1 person likes this

Share this post


Link to post
Share on other sites

More useful will be a 180-250+ tonne launcher. 

 

1 person likes this

Share this post


Link to post
Share on other sites

Speaking of pork....this is plain nutty.....

NASA awards new contract for rocket engine development

rs-25-flight-engine-a-1-test-stand-stenn
The new RS-25 engine developed under this contract will have fewer parts and welds and will be certified to a higher operational thrust level. The new engine benefits from improvements in materials and manufacturing techniques such as five-axis milling machines, 3-D manufacturing and digital X-rays.

NASA selected Aerojet Rocketdyne of Sacramento, California, to restart production of the RS-25 engine for the agency's Space Launch System (SLS), the most powerful rocket in the world, and deliver a certified engine. SLS will use four RS-25 engines to carry the agency's Orion spacecraft and launch explorers on deep space missions, including to an asteroid placed in lunar orbit and ultimately to Mars.

Part of NASA's strategy to minimize costs of developing the SLS rocket was to leverage the assets, capabilities, and experience of the Space Shuttle Program, so the first four missions will be flown using 16 existing shuttle engines that have been upgraded.

Under the $1.16 billion contract, Aerojet Rocketdyne will modernize the space shuttle heritage engine to make it more affordable and expendable for SLS. The contract runs November 2015 and continues through Sept. 30, 2024.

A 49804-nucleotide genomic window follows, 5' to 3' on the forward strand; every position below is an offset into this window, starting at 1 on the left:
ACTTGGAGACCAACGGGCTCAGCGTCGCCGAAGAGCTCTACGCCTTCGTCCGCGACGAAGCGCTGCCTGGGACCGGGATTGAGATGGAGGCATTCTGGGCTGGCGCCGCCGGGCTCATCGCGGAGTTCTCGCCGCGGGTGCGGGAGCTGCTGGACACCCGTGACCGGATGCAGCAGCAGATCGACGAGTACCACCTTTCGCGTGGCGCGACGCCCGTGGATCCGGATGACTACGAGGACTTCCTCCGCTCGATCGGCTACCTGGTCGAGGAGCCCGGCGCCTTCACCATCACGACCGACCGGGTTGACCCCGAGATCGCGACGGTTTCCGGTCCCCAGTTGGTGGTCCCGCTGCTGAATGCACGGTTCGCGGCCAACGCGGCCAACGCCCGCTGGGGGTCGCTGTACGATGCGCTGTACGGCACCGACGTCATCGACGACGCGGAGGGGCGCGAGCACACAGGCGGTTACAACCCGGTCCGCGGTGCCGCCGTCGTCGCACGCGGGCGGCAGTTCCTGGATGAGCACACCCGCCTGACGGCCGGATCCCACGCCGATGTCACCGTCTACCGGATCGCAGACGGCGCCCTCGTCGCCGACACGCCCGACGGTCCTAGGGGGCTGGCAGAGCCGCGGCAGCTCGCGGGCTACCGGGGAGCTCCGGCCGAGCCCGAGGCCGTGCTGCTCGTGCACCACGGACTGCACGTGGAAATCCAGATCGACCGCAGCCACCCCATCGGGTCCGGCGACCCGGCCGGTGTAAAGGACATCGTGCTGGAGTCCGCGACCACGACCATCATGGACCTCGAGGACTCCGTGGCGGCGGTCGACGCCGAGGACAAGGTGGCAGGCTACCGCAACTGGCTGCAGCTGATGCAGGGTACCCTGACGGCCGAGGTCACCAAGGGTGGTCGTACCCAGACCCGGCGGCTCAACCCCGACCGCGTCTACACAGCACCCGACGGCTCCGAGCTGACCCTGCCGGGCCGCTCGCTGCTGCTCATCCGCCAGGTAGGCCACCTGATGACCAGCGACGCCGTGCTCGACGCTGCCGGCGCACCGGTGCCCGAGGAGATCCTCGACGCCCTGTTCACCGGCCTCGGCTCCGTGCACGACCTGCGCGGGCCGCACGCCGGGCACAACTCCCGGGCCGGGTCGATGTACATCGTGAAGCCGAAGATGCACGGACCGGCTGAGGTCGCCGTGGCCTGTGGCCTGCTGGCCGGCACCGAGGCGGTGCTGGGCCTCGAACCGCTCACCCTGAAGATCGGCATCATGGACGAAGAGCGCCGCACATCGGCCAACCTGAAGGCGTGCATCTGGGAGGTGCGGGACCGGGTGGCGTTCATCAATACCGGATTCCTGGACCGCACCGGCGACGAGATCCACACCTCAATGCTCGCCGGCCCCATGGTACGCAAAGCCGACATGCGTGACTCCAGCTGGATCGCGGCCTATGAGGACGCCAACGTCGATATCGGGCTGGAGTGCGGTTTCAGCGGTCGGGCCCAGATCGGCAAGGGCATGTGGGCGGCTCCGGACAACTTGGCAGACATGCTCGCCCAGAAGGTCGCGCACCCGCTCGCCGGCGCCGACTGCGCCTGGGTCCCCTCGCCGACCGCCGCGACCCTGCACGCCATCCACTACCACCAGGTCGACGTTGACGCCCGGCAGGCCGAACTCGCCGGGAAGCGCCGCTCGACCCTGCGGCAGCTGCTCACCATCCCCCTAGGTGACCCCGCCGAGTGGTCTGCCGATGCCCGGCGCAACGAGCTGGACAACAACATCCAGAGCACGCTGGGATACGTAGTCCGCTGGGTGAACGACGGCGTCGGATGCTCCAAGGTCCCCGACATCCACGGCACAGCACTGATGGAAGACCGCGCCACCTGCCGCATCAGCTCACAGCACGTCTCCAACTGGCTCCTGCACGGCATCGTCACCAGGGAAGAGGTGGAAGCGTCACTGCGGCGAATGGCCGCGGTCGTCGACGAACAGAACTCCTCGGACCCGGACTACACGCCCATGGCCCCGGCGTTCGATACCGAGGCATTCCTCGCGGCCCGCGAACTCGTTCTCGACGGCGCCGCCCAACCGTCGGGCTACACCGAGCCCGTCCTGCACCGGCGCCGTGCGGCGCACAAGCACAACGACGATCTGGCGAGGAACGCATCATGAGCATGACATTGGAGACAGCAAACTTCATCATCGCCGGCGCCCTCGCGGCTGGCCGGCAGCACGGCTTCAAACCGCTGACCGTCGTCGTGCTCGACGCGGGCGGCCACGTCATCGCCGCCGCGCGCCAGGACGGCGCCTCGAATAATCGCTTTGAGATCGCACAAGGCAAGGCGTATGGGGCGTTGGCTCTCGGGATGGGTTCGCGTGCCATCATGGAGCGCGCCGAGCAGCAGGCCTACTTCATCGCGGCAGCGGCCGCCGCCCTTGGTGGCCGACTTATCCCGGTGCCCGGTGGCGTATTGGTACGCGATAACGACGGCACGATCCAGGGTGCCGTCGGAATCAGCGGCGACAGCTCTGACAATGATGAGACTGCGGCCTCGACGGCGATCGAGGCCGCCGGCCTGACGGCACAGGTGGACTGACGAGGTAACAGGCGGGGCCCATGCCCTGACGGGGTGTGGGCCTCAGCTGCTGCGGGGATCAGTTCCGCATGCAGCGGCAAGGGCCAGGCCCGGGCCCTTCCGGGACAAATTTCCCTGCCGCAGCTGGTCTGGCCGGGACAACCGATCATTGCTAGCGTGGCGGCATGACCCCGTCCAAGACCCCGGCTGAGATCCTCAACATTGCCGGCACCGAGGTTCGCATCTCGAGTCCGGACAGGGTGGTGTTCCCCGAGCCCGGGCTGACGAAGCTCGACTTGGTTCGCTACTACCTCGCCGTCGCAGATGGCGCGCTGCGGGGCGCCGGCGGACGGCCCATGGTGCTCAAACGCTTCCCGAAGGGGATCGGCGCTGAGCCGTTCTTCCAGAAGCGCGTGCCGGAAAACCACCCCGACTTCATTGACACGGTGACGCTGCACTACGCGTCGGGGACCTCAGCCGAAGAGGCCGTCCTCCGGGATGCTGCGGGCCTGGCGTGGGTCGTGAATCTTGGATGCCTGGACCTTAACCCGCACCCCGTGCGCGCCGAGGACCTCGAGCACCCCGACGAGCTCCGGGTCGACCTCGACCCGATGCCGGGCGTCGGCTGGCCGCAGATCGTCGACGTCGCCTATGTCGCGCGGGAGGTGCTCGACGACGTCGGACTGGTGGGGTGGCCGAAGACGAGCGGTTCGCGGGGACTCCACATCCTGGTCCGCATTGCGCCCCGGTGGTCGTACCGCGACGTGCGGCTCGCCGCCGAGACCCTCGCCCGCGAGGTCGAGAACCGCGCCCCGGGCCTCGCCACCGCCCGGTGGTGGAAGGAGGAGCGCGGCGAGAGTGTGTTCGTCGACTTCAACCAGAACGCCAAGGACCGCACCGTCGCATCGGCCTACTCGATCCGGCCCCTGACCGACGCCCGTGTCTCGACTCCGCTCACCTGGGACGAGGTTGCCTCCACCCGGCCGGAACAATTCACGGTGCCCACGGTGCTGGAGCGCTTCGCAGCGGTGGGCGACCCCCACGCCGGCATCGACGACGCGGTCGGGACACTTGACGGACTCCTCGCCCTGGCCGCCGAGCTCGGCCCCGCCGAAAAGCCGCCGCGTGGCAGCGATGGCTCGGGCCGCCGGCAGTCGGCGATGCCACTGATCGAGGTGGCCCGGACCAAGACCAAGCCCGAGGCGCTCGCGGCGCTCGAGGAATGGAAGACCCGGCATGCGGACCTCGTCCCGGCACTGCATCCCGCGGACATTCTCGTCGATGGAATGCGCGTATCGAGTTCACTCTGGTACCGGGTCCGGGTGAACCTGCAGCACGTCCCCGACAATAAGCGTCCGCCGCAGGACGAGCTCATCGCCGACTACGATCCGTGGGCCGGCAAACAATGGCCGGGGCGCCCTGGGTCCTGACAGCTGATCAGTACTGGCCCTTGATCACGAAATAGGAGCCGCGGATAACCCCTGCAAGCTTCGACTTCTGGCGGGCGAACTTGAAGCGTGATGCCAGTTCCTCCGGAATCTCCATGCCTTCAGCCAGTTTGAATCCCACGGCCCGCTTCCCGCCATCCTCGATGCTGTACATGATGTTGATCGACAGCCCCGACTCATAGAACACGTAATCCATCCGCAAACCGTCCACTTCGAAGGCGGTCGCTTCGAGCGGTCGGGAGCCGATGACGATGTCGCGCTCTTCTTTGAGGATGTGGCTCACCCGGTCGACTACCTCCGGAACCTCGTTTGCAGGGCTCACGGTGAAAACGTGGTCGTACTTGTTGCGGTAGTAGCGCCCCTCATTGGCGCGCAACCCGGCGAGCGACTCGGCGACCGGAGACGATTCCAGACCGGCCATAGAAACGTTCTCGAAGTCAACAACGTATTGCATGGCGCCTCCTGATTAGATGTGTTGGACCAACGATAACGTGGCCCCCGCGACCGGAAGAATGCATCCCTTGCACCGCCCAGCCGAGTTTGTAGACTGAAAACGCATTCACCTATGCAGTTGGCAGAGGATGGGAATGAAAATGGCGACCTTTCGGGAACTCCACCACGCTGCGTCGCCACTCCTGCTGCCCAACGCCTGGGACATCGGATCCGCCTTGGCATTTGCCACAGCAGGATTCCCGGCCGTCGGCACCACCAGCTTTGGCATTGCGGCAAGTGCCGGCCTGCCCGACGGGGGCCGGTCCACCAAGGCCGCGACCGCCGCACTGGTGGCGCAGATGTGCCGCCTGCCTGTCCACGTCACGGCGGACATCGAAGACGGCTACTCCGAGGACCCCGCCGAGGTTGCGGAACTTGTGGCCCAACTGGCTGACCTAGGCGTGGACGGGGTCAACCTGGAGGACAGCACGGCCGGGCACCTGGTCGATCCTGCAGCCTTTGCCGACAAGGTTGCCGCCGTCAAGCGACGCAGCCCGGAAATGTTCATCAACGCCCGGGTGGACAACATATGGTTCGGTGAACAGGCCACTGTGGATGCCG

The new RS-25 engine developed under this contract will have fewer parts and welds and will be certified to a higher operational thrust level. The new engine benefits from improvements in materials and manufacturing techniques such as five-axis milling machines, 3-D manufacturing and digital X-rays.

The contract restarts the firm's production capability including furnishing the necessary management, labor, facilities, tools, equipment and materials required for this effort, implementing modern fabrication processes and affordability improvements, and producing hardware required for development and certification testing.

The contract also allows for a potential future modification that would enable NASA to order six flight engines.

NASA's Marshall Space Flight Center in Huntsville, Alabama, manages the SLS Program for the agency. Engine testing will be performed at NASA's Stennis Space Center in Mississippi and the SLS will launch from NASA's Kennedy Space Center in Florida.

http://www.spacedaily.com/reports/NASA_Awards_Contract_to_Restart_Development_of_Engines_to_Power_Agencys_Journey_to_Mars_999.html

 "to restart production of the RS-25 engine"    implies they have the plans from prior production.